If Dad was nearby, and we believe he was, we know he got a real kick out of it as his lawyer innocently said, “Yes, I thought this was an unusual request that there be 3 executors and that all must be present in the same place for all procedures. This is not how it is commonly done. Your Father must have known that you three get along really well to put you in this position as equal trustees.”
I wonder what that attorney thought of the look of shock, dismay and wonderment that passed among my sisters and me in that moment.
Dad, I’m sure, was chuckling. I guess he really believed that it is never too late.
I love close-ups. I’m really hooked on macro and still learning the difference between the two.
I know in photography-speak, it’s about the lens but the only specifically macro lens I have is for a glorious, old Nikon film camera.
So these days, everything is just an experiment for me.
This is what my phone camera can do macro-wise. (I do love a photograph where the content is interesting, but impossible to identify.)
Sometimes, I miss what could have been a great close-up until I mess with the crop feature in my editing program, turning it into a close-up. Is this cheating?
Of course, there are those photos you never, EVER want to see any closer or bigger!
But there are the really fun shots too, like when the subject just cries out to be photographed up CLOSE!!
And last, but definitely not least, my favorite all-time close-up, courtesy of my dear friend Tracie!!!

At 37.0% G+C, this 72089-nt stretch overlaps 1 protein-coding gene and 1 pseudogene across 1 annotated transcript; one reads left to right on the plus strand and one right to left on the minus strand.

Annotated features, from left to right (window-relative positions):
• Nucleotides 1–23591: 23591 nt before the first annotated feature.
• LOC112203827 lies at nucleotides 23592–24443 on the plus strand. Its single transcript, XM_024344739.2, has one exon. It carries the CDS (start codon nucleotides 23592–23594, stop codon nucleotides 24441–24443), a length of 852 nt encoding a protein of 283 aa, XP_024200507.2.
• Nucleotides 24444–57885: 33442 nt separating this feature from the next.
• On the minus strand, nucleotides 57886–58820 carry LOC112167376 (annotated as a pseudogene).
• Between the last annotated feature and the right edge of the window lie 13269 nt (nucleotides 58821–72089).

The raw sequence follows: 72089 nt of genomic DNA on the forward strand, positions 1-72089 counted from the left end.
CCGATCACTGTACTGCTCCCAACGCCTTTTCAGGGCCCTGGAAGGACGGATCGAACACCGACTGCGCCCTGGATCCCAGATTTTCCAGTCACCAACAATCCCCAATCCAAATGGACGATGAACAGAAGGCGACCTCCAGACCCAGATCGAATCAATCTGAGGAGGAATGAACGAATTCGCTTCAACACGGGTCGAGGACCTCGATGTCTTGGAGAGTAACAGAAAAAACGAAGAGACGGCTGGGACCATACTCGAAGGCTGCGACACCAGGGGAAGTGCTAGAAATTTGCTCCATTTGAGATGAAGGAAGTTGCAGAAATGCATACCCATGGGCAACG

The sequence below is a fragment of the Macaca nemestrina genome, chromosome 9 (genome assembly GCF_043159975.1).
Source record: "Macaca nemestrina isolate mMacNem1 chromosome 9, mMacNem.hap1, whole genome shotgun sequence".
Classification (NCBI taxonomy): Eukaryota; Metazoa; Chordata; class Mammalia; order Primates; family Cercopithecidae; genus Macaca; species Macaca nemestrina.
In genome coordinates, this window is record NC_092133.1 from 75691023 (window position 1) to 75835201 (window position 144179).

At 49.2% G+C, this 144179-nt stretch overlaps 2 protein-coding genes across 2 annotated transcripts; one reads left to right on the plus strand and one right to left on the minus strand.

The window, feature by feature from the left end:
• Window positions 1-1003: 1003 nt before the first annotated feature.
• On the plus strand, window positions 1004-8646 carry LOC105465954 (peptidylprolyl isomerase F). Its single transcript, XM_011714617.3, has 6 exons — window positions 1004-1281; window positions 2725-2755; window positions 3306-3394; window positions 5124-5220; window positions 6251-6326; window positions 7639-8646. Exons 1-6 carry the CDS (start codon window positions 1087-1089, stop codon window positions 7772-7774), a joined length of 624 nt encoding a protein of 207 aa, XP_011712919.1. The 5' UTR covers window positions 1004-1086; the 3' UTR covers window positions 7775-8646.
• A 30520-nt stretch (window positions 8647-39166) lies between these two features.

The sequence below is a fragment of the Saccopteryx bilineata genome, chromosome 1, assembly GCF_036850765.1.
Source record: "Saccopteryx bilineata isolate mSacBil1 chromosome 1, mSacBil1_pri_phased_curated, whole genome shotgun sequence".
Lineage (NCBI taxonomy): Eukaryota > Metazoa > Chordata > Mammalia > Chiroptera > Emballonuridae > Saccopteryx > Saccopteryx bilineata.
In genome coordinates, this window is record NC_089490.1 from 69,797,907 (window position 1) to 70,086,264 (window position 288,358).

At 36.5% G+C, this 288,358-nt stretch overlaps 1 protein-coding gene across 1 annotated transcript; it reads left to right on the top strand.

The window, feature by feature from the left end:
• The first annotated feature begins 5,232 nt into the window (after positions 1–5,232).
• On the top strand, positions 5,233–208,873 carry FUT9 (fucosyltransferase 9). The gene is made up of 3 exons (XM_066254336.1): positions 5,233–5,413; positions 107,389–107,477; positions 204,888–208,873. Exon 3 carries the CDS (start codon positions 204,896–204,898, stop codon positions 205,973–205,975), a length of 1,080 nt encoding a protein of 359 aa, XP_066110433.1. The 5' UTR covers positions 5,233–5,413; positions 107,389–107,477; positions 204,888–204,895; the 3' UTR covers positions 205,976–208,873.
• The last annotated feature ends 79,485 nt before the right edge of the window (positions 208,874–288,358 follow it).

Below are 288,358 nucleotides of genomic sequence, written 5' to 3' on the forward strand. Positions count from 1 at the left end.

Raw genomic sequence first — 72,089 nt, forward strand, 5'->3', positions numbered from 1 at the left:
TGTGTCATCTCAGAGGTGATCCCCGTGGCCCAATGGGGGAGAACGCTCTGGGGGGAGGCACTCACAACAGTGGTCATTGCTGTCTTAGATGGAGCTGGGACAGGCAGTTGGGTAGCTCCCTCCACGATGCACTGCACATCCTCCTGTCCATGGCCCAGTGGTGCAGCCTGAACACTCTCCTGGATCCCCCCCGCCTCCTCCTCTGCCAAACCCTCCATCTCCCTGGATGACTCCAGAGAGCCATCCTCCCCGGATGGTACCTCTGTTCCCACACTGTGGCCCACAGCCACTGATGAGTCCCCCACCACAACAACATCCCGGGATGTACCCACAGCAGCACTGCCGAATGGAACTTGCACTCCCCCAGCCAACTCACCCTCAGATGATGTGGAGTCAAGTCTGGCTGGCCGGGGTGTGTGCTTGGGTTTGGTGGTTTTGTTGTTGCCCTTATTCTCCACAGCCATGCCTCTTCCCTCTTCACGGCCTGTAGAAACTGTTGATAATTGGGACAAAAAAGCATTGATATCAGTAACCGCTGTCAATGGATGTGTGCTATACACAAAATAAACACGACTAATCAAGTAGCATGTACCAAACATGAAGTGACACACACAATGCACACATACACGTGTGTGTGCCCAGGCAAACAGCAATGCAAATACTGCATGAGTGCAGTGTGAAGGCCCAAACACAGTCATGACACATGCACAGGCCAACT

Not sure if my choice this week fits the theme but I do love the melody of this song.
It’s just that the song, and especially the video, mean so much to me. It has been around for a while but I fell all the way in love with it when I heard it on an episode of Grey’s Anatomy. (Historically, this TV series has given me so many favorite songs.)
A couple of weeks ago, a baby, in serious trouble, was born into my extended community, and somehow this song gave me comfort. (She’s going to be fine but it was close…way too close.)
My son’s birthday was yesterday, and everything about this song made me think about him…his life…his path.
My favorite lines:
This is not love you’ve had before
This is something else
It describes the love I feel for my children and my grandchildren.
It’s just a beautiful song and video. I hope you enjoy.
I’ve posted this song before, just don’t remember if it was for this challenge or not.
I’ve always loved the song and all it says, but it wasn’t until pretty late that I found the love of my life, and he just happened to live on his own “ridgetop”.
So now we live in both homes…my humble, ancient, hodgepodge house in the country part of a city. And in his glorious mountain home, all hand-built from recycled, reclaimed, re-purposed materials.
Two versions…same song, different photography,,,both lovely!
Ridgetop by Jesse Colin Young
Well, I live on a ridgetop
And, Lord knows, I like it just fine
Where it’s windy and foggy
And quiet most all the time
Yeah, my lawn is pine needles
And my driveway is old funky dirt
And my front pathway markers
Are pieces of granite and chert
Now, my taxes are high
But I don’t believe it’s a sin
I’ve got hundred foot pine trees
That just love to dance in the wind
And a yard full of bushes
That turn into pie in July
Between blue jays and hoot owls
I’ve got twenty-four hour singing sky
Now, when I built my house
I cut six trees to clear out the land